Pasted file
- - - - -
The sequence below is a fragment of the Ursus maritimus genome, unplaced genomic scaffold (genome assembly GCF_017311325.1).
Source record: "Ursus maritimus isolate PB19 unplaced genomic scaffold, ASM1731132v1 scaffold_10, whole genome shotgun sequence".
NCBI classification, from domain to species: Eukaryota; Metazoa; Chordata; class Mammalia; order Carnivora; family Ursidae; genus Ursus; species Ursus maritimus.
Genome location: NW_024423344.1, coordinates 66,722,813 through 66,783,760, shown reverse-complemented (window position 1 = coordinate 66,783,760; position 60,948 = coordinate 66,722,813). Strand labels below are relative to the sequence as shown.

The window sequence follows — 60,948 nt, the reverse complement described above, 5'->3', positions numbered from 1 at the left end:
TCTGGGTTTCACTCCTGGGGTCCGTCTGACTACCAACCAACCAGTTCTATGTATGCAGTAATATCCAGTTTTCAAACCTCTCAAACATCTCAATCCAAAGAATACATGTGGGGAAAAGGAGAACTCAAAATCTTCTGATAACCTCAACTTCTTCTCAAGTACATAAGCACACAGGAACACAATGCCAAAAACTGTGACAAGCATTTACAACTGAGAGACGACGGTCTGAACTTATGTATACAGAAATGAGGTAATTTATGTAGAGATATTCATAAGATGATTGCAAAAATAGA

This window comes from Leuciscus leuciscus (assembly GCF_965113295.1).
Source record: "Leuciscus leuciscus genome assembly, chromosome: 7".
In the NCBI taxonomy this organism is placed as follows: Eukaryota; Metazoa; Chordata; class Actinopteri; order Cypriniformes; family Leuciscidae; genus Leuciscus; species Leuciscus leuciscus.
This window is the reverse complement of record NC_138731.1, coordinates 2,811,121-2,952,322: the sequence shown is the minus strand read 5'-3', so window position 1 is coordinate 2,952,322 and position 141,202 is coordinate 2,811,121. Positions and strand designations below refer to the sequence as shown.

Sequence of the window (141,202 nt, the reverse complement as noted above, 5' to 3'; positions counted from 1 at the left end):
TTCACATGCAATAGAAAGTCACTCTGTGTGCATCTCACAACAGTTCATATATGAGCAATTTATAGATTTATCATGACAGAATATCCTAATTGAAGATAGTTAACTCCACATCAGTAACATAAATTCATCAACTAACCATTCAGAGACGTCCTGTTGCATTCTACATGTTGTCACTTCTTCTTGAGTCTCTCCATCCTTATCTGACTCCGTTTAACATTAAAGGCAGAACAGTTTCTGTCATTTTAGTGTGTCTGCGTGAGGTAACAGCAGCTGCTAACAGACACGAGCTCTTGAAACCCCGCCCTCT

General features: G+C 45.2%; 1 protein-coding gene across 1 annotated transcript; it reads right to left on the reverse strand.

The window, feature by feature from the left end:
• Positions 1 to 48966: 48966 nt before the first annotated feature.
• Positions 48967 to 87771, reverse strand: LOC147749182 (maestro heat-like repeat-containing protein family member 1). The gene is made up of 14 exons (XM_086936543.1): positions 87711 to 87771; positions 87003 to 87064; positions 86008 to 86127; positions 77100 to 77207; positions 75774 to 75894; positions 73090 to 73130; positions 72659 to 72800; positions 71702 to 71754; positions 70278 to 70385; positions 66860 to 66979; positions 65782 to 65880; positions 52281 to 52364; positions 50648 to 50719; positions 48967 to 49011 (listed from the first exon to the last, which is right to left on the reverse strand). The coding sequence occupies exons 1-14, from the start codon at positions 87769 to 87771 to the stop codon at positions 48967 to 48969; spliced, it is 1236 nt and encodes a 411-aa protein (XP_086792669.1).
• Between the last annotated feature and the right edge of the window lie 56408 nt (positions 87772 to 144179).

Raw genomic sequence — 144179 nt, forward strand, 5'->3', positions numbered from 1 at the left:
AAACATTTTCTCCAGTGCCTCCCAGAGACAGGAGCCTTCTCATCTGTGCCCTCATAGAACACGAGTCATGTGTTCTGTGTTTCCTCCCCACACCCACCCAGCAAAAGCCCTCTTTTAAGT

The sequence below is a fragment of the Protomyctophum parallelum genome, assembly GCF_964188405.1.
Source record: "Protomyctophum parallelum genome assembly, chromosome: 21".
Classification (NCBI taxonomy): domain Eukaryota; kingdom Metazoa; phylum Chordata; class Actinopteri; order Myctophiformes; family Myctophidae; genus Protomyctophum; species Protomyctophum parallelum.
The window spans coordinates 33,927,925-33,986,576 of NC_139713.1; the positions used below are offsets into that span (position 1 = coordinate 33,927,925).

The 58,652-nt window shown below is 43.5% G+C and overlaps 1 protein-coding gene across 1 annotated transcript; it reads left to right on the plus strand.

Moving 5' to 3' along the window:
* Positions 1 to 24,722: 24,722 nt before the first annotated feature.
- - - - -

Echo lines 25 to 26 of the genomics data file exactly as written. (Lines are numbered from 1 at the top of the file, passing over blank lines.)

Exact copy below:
Moving 5' to 3' along the window:
* Positions 1 to 24,722: 24,722 nt before the first annotated feature.